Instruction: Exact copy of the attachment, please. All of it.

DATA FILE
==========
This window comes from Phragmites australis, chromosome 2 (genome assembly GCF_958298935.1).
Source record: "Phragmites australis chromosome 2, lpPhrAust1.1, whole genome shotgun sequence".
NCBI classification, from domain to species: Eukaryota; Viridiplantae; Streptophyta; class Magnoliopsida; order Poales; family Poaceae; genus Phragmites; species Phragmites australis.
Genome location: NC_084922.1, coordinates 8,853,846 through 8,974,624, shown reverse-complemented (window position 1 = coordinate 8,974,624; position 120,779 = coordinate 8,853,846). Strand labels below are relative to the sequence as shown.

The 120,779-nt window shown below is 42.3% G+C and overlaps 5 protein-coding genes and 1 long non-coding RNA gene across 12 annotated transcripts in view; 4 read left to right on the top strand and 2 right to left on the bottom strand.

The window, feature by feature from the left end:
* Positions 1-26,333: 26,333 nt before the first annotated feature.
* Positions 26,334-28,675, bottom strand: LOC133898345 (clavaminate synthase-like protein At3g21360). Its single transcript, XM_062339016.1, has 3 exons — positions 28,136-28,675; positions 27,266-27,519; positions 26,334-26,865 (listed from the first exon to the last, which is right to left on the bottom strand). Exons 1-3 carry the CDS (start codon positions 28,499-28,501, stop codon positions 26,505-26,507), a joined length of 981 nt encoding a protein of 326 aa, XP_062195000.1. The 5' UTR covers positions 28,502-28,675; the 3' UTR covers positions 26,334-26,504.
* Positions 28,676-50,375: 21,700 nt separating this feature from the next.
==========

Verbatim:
This window comes from Phragmites australis, chromosome 2 (genome assembly GCF_958298935.1).
Source record: "Phragmites australis chromosome 2, lpPhrAust1.1, whole genome shotgun sequence".
NCBI classification, from domain to species: Eukaryota; Viridiplantae; Streptophyta; class Magnoliopsida; order Poales; family Poaceae; genus Phragmites; species Phragmites australis.
Genome location: NC_084922.1, coordinates 8,853,846 through 8,974,624, shown reverse-complemented (window position 1 = coordinate 8,974,624; position 120,779 = coordinate 8,853,846). Strand labels below are relative to the sequence as shown.

The 120,779-nt window shown below is 42.3% G+C and overlaps 5 protein-coding genes and 1 long non-coding RNA gene across 12 annotated transcripts in view; 4 read left to right on the top strand and 2 right to left on the bottom strand.

The window, feature by feature from the left end:
* Positions 1-26,333: 26,333 nt before the first annotated feature.
* Positions 26,334-28,675, bottom strand: LOC133898345 (clavaminate synthase-like protein At3g21360). Its single transcript, XM_062339016.1, has 3 exons — positions 28,136-28,675; positions 27,266-27,519; positions 26,334-26,865 (listed from the first exon to the last, which is right to left on the bottom strand). Exons 1-3 carry the CDS (start codon positions 28,499-28,501, stop codon positions 26,505-26,507), a joined length of 981 nt encoding a protein of 326 aa, XP_062195000.1. The 5' UTR covers positions 28,502-28,675; the 3' UTR covers positions 26,334-26,504.
* Positions 28,676-50,375: 21,700 nt separating this feature from the next.